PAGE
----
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There are some prosumer Sony camcorders on the market which can shoot for short periods of around 3 seconds at a much higher frame rate a
than 30fps. When slowed down to normal rates in post, this will give very much more pleasing results than footage taken at normal speed and then slowed down.
You might want to widen your candidate camera list to include such a device.
I imagine you are correct. I will look into a seperate camera as well. However right now I could use some help on choosing between the two cameras above. Cannon XHA1 and the Sony HUR-VIU is there a difference for this type of shot between the two camera's.
Would someone recommend a better camera in the same price range? Is this allowable within the forum?
Hi Dan --
What about cameras that can do 60p? That will at least get you a perfect 50% speed. There's Panasonic's HVX-200a ... and some of the JVC HDV cameras can do 720/60p.
I will have a look at these. Still trying to get info on the choice between the Cannon model and the Sony though. I got an e-mail saying that the Cannon would not be as clean an image because it is not a "true" progressive at 30p... what the heck does that mean?
> not a "true" progressive at 30p... what the heck does that mean?
Perhaps it means that it does the so-called "30p over 60i" -- meaning there's an interlaced frame structure.
I think the relevance here is that Premiere will see it as "interlaced" and therefore it will deinterlace it when the speed change is applied. That sucks. I've seen similar issues in other tests I've done.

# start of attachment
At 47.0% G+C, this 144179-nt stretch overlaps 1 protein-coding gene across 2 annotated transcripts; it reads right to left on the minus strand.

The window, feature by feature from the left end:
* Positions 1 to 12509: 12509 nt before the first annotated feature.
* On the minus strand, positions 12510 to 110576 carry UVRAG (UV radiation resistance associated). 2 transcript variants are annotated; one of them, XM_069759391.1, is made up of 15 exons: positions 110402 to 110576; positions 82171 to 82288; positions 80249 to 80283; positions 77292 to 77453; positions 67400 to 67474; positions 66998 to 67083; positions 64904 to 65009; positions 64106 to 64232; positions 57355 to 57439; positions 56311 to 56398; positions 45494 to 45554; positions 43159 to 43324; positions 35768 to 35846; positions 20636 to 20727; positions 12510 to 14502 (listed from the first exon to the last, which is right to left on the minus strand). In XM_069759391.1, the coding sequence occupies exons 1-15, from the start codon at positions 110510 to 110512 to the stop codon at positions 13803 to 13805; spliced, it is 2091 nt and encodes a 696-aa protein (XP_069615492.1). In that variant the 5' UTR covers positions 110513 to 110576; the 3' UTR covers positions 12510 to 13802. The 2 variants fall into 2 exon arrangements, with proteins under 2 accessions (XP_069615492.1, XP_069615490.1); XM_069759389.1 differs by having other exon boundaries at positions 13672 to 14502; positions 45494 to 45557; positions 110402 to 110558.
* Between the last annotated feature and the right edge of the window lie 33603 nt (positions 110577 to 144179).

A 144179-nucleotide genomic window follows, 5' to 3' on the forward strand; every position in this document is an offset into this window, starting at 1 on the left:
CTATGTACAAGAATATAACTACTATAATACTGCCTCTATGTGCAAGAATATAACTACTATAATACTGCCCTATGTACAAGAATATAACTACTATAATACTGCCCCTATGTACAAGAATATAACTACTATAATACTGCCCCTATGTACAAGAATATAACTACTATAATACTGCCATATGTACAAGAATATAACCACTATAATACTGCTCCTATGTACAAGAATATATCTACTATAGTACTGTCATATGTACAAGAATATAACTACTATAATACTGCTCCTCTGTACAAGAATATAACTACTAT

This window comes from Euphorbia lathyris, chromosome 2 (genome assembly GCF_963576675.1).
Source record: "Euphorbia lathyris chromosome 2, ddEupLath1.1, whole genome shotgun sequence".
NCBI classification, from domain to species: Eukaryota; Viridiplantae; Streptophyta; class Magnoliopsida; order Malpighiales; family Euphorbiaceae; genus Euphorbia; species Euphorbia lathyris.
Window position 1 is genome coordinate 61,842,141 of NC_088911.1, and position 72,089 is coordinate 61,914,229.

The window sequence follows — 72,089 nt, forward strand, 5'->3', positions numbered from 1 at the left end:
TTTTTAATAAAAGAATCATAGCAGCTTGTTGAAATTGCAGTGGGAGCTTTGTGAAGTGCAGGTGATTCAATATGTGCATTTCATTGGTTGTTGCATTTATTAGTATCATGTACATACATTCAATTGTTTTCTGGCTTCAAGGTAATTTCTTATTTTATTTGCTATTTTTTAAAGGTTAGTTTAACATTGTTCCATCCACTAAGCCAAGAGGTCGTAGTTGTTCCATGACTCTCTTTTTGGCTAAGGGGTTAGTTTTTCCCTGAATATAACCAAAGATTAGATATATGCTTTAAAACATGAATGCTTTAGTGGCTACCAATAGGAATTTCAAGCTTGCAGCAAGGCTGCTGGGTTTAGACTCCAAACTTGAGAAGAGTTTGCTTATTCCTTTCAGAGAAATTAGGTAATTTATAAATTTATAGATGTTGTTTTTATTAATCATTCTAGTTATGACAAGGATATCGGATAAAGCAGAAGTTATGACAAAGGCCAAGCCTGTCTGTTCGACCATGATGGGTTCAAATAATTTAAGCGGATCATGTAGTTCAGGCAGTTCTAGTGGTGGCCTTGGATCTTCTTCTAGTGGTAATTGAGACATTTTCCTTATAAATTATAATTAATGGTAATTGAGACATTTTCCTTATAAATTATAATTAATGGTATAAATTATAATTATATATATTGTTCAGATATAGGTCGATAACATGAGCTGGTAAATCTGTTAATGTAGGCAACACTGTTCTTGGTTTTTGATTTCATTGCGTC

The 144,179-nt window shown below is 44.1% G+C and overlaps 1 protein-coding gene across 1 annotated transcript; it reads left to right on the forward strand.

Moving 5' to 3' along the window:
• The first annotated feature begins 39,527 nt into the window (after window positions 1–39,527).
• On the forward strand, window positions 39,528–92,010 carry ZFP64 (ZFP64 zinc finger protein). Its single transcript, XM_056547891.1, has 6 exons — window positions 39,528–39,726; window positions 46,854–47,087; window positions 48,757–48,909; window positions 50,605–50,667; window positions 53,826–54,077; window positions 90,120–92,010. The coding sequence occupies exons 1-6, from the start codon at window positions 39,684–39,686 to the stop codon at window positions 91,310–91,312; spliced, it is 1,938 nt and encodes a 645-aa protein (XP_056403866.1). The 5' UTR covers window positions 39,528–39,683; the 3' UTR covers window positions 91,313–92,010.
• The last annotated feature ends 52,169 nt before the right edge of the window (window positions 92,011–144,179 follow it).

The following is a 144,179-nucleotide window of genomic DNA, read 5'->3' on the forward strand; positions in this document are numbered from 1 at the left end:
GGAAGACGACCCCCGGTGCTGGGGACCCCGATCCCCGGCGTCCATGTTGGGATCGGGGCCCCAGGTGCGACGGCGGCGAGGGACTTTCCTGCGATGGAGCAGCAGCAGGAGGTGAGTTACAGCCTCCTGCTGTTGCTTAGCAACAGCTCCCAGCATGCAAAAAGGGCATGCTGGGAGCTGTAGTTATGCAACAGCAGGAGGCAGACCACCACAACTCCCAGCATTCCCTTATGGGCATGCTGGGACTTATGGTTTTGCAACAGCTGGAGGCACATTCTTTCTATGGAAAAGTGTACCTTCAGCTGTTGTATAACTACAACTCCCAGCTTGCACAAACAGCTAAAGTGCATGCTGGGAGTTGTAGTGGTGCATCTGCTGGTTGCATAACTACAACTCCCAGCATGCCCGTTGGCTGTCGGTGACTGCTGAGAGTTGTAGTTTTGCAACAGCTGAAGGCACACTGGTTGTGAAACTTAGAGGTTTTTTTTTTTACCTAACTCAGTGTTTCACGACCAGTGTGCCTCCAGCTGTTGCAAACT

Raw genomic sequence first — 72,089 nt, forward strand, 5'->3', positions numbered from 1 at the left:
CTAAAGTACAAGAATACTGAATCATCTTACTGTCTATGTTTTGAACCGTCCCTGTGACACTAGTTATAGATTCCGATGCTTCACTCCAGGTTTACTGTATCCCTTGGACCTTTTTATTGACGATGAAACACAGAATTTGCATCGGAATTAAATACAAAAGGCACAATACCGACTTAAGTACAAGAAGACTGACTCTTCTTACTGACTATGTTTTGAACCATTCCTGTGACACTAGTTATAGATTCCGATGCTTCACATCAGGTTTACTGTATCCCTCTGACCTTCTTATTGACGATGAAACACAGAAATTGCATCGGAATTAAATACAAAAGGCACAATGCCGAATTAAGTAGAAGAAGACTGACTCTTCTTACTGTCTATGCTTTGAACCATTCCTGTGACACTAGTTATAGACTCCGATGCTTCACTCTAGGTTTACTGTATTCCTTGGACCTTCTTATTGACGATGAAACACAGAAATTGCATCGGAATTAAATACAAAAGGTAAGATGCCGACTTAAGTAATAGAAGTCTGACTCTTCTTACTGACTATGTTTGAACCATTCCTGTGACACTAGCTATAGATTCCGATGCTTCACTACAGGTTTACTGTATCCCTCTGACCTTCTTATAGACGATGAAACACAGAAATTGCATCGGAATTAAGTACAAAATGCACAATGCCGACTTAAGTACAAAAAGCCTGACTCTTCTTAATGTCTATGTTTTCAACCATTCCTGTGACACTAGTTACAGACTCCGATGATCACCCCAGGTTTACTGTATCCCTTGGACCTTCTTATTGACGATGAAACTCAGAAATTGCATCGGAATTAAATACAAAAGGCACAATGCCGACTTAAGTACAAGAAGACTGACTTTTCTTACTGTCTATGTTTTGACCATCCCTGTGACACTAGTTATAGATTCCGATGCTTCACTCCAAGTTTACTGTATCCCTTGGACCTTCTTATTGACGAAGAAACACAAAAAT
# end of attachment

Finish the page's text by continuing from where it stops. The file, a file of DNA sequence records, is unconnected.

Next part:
What percentage of your work are you looking to do slow-mo on? Assuming that it's something you'll only need a little bit of and only from time to time, you want want to look at processing it outside of Premiere (After Effects, for example, where you can turn off field separation via Interpret Footage, unlike in Premiere).
What is meant is that the Canon camera actually uses interlaced CCDs. I believe the Sony does as well, but am less certain. I know the Panasonic uses true progressive CCDs, and can record variable frame rates in 720 mode for true slow motion.
I was thinking Adobe After Effects for this. Might work well.
On a slight related tangent, there is software available that does a _very_ good job of generating slow motion from normal speed footage. In fact, the current video effect flavor of the day, suddenly shifting from normal to severe slow in the middle of a shot (and back to normal again), is often carried out with this software. I have seen demos of it where a credible motion scene has been derived from only two stills, one used as the start keyframe and the other as the stop/end keyframe. Made in France, it's called RealVIZ Re-Timer. About $1500 USD.
I am looking at that too.
Twixtor is still the best Slo Mo I have seen from any software "simulation of true camera type slo mo".
"What percentage of your work are you looking to do slow-mo on?"
Probably I will need about 30 minutes (clean) over a 1.5 hour production.
> RealVIZ Re-Timer. About $1500 USD.
Crazy... I wrote something to do this for free :)
OK, I didn't write the engine that does the actual motion estimation or anything -- and I certainly wouldn't try to compete with a high-end package like this, but it may be worth checking out. The motion-building is probably as good as Adobe's and the deinterlacing (if you're using interlaced material) is much better.